Emmy analysis: Oscar nominee John Travolta should be frontrunner for ‘The People v. O.J. Simpson’

It is quite surprising that more people aren’t predicting John Travolta to win an Emmy as Best Movie/Limited Series Supporting Actor for his riveting portrayal of Robert Shapiro in “The People v. O.J. Simpson.” After all, one need only review recent Emmy trends for that category to see that he is the obvious choice to take home the award on September 18. Quite simply, voters love to reward veteran actors in this race, especially if they have been Oscar nominees.

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Current Gold Derby expert predictions have Travolta’s co-star Sterling K. Brown is in first place with 10/11 odds. He is followed by Jesse Plemons (“Fargo”) at 23/10, Hugh Laurie (“The Night Manager”) at 12/5 and then, shockingly, Travolta in fourth at 6/1. Rounding out the roster are Bokeem Woodbine (“Fargo”) at 20/1 and David Schwimmer (“People”) at 40/1. Travolta is the only Oscar nominee among the six nominees this year with Best Actor bids for “Saturday Night Fever” (1977) and “Pulp Fiction” (1994).

In seven of the past 10 years, voters have bestowed this award on one-time Oscar contenders: Jeremy Irons (“Elizabeth I,” 2006; Oscar winner), Thomas Haden Church (“Broken Trail,” 2007), Tom Wilkinson (“John Adams,” 2008), David Strathairn (“Temple Grandin,” 2010), Tom Berenger (“Hatfields & McCoys,” 2012), James Cromwell (“American Horror Story: Asylum,” 2013), and Bill Murray (“Olive Kitteridge,” 2015).

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The other three Emmy champs this decade had long-running film and television careers as well as an awards pedigree. Ken Howard (“Grey Gardens,” 2009) was a Tony Award winner and was SAG President during Emmy voting that year. Guy Pearce (“Mildred Pierce,” 2011) had starred in several Oscar nominees and/or winners such as “L.A. Confidential,” “Memento,” “The Hurt Locker,” and “The King’s Speech.” And Martin Freeman (“Sherlock: His Last Vow,” 2014), who was a double Emmy nominee that year (also for “Fargo”), was also starring in the blockbuster “The Hobbit” film franchise.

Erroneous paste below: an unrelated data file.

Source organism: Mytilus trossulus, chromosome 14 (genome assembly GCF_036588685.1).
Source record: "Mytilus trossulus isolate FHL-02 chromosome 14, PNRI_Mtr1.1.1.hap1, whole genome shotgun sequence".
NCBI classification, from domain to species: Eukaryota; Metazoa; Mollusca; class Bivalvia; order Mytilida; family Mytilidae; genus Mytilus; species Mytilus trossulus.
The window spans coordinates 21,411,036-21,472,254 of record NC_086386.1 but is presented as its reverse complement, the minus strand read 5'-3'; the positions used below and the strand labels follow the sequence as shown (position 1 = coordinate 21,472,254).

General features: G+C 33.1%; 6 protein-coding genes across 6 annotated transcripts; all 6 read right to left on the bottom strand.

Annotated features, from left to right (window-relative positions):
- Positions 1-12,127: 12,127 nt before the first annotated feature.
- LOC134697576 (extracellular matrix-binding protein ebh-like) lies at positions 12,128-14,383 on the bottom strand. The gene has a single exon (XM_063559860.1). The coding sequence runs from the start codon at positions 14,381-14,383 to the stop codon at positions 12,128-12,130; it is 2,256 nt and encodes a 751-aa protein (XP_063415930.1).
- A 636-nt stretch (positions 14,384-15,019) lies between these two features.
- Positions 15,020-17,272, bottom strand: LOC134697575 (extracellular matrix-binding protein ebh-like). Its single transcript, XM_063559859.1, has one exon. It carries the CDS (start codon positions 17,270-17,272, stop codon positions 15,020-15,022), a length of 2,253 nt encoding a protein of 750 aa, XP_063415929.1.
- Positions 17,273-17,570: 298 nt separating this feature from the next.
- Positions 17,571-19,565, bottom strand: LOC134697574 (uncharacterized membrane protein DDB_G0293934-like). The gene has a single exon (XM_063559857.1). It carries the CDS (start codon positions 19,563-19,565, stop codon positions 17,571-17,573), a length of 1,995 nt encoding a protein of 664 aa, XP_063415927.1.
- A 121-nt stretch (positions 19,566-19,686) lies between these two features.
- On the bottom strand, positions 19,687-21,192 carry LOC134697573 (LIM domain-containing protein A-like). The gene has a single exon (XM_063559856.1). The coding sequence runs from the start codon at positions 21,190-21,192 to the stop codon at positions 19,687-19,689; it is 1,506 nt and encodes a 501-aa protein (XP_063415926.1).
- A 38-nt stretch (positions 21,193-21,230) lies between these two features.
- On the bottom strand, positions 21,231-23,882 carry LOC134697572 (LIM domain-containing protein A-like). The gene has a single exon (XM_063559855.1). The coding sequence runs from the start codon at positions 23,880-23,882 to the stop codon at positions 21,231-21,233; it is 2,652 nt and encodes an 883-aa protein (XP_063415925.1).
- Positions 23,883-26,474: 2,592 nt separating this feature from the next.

Brown is a relative newcomer, especially to the awards game. A win for him would be contrary to what Emmy voters generally like in this particular category. The same for Plemons and Woodbine, and to some extent Schwimmer (he was an Emmy nominee in 1995 for “Friends.” You have to go back 22 years to 1994 to find a non-veteran actor winning this category (Michael Goorjian for “David’s Mother”).

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Other veterans to win since then include: Donald Sutherland (“Citizen X,” 1995), Tom Hulce (“The Heidi Chronicles,” 1996), Beau Bridges (“The Second Civil War,” 1997), George C. Scott (“12 Angry Men,” 1998), Peter O’Toole (“Joan of Arc,” 1999), Hank Azaria (“Tuesdays with Morrie,” 2000), Brian Cox (“Nuremberg,” 2001), Michael Moriarty (“James Dean,” 2002), Ben Gazzara (“Hysterical Blindness,” 2003), Jeffrey Wright (“Angels in America,” 2004), and Paul Newman (“Empire Falls,” 2005).

If not Travolta, the only other nominee in this supporting actor category with the kind of pedigree that voters have historically chosen is Laurie. This year marks his eighth career nomination (all previous for acting and producing on the medical drama “House”) with no wins so far.

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